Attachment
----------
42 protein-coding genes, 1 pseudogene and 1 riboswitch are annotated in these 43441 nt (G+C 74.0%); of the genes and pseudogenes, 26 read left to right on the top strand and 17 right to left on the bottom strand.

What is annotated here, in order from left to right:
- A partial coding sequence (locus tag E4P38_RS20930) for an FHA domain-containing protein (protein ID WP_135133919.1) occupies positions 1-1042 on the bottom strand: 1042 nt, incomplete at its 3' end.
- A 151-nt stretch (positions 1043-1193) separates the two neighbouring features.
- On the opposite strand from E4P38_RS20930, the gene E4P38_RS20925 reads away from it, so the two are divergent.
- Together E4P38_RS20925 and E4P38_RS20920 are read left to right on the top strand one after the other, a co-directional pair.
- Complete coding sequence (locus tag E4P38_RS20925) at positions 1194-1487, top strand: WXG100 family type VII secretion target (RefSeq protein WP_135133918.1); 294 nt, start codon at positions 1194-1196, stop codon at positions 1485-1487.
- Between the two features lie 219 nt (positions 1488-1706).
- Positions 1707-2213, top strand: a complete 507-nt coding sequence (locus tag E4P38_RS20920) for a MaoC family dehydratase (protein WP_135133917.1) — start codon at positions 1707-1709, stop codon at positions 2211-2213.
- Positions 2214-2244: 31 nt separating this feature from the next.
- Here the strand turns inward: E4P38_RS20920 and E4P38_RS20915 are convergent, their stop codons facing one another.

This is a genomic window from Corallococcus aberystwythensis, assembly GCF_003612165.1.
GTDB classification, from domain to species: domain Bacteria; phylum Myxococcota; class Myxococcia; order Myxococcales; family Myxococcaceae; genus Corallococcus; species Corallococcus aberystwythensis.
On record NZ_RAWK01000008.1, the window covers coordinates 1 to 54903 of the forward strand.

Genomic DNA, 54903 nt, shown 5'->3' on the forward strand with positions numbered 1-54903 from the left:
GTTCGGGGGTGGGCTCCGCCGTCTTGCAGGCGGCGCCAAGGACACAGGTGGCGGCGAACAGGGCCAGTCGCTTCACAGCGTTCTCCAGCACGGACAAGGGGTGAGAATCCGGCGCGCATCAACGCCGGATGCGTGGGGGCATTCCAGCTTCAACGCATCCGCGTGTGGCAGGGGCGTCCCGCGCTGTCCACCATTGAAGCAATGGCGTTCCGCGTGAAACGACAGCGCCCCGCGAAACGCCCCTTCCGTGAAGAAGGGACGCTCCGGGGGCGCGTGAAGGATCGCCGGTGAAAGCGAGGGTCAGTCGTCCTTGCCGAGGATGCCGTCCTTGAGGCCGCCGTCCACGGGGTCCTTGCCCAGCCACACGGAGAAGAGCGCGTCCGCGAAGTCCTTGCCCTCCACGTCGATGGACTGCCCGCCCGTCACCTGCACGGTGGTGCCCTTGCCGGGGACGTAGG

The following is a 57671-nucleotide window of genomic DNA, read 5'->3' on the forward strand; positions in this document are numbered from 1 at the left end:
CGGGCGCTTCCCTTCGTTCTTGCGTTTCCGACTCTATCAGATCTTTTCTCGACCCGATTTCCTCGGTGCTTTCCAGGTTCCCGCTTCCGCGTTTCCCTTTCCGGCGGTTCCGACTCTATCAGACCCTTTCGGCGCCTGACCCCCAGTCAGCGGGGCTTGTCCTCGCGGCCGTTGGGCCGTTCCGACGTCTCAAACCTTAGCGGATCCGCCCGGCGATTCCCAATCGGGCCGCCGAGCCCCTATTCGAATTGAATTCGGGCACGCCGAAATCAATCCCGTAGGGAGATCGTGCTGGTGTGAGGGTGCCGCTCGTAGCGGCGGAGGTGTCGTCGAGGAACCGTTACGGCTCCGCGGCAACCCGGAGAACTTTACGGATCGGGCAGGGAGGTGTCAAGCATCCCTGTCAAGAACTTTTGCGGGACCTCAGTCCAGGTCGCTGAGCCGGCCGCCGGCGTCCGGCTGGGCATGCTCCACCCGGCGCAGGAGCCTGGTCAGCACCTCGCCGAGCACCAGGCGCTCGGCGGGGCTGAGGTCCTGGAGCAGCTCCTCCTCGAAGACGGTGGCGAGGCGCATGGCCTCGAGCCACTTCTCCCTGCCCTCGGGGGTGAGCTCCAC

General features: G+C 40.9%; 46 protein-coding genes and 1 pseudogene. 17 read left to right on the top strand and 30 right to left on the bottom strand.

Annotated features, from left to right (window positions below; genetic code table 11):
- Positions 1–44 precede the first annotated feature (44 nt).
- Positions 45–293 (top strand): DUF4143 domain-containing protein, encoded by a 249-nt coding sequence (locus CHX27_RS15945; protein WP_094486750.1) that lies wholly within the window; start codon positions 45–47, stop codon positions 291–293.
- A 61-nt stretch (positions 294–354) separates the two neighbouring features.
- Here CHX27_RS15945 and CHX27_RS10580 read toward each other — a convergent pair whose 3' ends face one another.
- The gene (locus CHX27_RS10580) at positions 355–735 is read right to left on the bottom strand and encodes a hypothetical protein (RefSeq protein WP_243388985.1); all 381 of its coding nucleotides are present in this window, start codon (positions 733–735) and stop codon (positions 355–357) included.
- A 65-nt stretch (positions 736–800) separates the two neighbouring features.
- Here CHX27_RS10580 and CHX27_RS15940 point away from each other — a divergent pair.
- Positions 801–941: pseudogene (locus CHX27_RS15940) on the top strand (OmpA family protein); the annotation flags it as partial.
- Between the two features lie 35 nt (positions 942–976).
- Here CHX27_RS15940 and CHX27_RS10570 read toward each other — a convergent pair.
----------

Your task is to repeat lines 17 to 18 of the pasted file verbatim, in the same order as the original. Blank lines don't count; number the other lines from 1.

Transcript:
The following is a 57671-nucleotide window of genomic DNA, read 5'->3' on the forward strand; positions in this document are numbered from 1 at the left end:
CGGGCGCTTCCCTTCGTTCTTGCGTTTCCGACTCTATCAGATCTTTTCTCGACCCGATTTCCTCGGTGCTTTCCAGGTTCCCGCTTCCGCGTTTCCCTTTCCGGCGGTTCCGACTCTATCAGACCCTTTCGGCGCCTGACCCCCAGTCAGCGGGGCTTGTCCTCGCGGCCGTTGGGCCGTTCCGACGTCTCAAACCTTAGCGGATCCGCCCGGCGATTCCCAATCGGGCCGCCGAGCCCCTATTCGAATTGAATTCGGGCACGCCGAAATCAATCCCGTAGGGAGATCGTGCTGGTGTGAGGGTGCCGCTCGTAGCGGCGGAGGTGTCGTCGAGGAACCGTTACGGCTCCGCGGCAACCCGGAGAACTTTACGGATCGGGCAGGGAGGTGTCAAGCATCCCTGTCAAGAACTTTTGCGGGACCTCAGTCCAGGTCGCTGAGCCGGCCGCCGGCGTCCGGCTGGGCATGCTCCACCCGGCGCAGGAGCCTGGTCAGCACCTCGCCGAGCACCAGGCGCTCGGCGGGGCTGAGGTCCTGGAGCAGCTCCTCCTCGAAGACGGTGGCGAGGCGCATGGCCTCGAGCCACTTCTCCCTGCCCTCGGGGGTGAGCTCCAC